Industry: Utilities
News
Jan. 18, 2018

A pair of state legislators introduced a measure on Jan. 17 to ban any moratoriums on new natural gas hookups.

The bill, introduced by state Assembly members Miguel Santiago, D-Los Angeles, and Blanca Rubio, D-Baldwin Park, came in response to the state Public Utilities Commission’s proposal last month to implement a three-month moratorium on new business and industrial gas connections by Southern California Gas Co.

News
Dec. 19, 2017

The California Public Utilities Commission has amended its long-standing mission statement, leaving out the idea of ensuring “reasonable rates” for the water and power used by the public. The change comes as state utility regulators have been under criminal investigation for potentially improper backchannel dealings with the utility companies they oversee and facing multiple lawsuits alleging they failed to protect the people they serve. For more than 20 years, the agency mission statement said, “The CPUC serves the public interest by protecting consumers and ensuring the provision of safe, reliable utility service and infrastructure at reasonable rates, with a commitment to environmental enhancement and a healthy California economy.” Under a recent revision, the statement now says: “The CPUC regulates services and utilities, protects consumers, safeguards the environment and assures Californians’ access to safe and reliable utility infrastructure and services.”

News
Dec. 13, 2017

State regulators want Pacific Gas & Electric Co. to replace three natural gas plants with energy storage, a move that represents another significant step toward a clean energy future. The California Public Utilities Commission will vote Jan. 11 on the proposal that would require PG&E to seek clean alternatives to replace the three fossil-fuel plants.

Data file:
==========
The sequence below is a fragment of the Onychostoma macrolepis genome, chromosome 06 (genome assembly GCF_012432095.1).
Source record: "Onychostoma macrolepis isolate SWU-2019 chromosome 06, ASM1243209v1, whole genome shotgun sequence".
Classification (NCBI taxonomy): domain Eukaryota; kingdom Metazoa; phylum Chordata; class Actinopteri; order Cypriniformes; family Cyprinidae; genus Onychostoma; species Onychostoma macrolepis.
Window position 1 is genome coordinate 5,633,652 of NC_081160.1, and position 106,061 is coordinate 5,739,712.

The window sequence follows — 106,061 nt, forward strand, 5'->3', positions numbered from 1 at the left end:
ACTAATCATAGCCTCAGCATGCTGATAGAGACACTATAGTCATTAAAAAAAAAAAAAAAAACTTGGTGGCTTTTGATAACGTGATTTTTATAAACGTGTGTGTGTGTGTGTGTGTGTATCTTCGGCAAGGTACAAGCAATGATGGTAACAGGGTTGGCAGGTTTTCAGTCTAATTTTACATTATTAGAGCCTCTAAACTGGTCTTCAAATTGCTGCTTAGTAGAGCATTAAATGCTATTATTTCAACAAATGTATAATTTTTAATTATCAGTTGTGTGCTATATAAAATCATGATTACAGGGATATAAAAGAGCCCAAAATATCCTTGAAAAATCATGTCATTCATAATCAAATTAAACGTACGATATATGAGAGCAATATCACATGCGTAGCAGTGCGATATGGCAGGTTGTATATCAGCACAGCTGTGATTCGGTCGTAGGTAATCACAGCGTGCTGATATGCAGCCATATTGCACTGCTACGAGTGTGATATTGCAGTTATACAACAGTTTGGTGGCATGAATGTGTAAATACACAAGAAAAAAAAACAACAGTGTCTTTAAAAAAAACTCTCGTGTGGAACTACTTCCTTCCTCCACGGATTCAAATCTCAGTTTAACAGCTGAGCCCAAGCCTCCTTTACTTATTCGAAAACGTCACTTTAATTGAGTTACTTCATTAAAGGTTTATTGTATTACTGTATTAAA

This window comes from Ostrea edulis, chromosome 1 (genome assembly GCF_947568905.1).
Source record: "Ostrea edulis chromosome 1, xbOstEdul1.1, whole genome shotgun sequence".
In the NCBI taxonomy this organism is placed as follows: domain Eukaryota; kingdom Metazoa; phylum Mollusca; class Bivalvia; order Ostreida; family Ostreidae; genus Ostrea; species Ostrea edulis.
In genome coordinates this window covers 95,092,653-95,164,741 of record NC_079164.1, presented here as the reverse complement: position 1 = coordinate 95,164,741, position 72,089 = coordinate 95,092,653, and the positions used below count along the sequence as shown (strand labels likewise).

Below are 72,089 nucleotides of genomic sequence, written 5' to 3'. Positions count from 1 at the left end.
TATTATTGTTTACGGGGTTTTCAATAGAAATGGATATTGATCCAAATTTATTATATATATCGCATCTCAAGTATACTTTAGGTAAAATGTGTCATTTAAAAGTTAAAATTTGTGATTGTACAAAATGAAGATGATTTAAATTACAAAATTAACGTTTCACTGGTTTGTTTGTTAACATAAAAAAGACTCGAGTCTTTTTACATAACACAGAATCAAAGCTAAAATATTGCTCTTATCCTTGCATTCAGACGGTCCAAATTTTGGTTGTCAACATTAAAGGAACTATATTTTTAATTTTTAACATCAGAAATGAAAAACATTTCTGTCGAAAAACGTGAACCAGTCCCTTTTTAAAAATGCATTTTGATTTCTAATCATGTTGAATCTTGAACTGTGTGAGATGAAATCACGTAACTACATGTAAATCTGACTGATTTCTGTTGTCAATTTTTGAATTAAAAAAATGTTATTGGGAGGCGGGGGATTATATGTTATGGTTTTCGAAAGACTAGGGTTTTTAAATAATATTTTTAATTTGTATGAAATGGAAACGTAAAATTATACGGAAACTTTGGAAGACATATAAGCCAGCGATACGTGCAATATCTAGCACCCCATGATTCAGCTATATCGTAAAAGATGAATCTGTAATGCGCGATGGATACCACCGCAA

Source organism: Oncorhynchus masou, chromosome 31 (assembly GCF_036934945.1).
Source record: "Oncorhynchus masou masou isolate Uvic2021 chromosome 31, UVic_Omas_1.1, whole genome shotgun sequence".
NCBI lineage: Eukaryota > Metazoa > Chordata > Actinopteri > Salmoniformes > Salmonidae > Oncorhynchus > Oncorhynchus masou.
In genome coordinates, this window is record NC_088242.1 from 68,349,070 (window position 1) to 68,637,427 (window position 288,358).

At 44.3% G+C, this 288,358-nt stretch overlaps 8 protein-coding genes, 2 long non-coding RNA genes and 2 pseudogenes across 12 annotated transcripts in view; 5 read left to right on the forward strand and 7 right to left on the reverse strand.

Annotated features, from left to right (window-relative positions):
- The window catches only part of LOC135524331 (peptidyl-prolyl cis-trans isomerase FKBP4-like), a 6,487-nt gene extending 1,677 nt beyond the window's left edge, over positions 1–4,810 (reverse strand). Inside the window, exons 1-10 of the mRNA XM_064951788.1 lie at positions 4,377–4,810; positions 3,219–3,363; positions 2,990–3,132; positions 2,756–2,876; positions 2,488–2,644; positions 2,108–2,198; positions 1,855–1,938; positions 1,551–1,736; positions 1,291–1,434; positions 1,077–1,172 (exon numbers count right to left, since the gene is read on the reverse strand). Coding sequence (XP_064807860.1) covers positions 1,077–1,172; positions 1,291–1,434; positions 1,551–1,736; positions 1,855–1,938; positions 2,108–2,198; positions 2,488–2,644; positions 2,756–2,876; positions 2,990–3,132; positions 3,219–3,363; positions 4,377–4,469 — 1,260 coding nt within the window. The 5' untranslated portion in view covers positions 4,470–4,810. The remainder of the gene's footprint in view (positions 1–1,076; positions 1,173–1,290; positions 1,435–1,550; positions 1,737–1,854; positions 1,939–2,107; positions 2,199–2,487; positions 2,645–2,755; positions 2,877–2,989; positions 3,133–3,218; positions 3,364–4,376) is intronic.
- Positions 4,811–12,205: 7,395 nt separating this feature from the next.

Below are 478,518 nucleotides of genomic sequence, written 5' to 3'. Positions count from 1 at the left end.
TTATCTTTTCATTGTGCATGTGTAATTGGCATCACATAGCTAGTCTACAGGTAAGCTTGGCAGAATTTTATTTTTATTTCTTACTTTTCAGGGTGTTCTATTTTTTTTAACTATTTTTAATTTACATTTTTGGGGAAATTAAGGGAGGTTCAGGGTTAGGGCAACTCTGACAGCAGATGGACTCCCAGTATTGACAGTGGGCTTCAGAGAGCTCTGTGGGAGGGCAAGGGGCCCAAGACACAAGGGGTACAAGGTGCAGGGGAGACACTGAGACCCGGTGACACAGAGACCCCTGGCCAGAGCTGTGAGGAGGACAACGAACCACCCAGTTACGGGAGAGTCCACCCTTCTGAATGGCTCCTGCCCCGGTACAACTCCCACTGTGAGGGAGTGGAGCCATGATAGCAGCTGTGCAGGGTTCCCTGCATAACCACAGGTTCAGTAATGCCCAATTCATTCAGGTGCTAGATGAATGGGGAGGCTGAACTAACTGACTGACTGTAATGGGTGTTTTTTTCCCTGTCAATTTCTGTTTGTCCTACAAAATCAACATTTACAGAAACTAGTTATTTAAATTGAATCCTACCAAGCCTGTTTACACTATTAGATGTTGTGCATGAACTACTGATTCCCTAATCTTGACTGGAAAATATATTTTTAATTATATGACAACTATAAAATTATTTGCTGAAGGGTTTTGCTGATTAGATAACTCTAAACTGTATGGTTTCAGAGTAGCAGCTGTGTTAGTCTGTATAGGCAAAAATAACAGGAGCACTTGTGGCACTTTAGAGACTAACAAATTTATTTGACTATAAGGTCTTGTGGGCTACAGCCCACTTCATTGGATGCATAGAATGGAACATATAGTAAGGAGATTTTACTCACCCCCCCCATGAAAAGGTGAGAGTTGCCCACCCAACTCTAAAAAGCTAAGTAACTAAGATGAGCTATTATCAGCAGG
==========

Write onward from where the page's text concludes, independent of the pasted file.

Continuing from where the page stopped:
News
Dec. 13, 2017

PG&E customers might confront higher monthly bills under a regulatory plan that directs the utility to seek new electricity sources, such as batteries, to replace three power plants — including one in San Jose. The power plants involved are the Metcalf Energy Center in south San Jose, along with Northern California’s Feather River Energy Center and the Yuba City Energy Center. All three now operate on fossil fuels.

News
Dec. 2, 2017

Wind power capacity edged out coal for the first time in the Texas history last week after a new 155-megawatt wind farm in Scurry County came online. The farm in question is the Fluvanna Wind Energy Project, located on some 32,000 acres leased from more than 130 landowners.

Fluvanna pushed total wind power capacity in the state to more than 20,000 megawatts, while coal capacity stands at 19,800 megawatts and is slated to fall to 14,700 megawatts by the end of 2018 thanks to planned coal powerplant closures. Next year, Luminant will shutter three coal-fired plants—Monticello, Sandow, and Big Brown—and San Antonio’s CPS Energy will close J.T. Deely Station. Wind capacity in the state will reach 24,400 megawatts by the end of 2018, according to projections from Joshua Rhodes, a research fellow at UT Austin’s Energy Institute.

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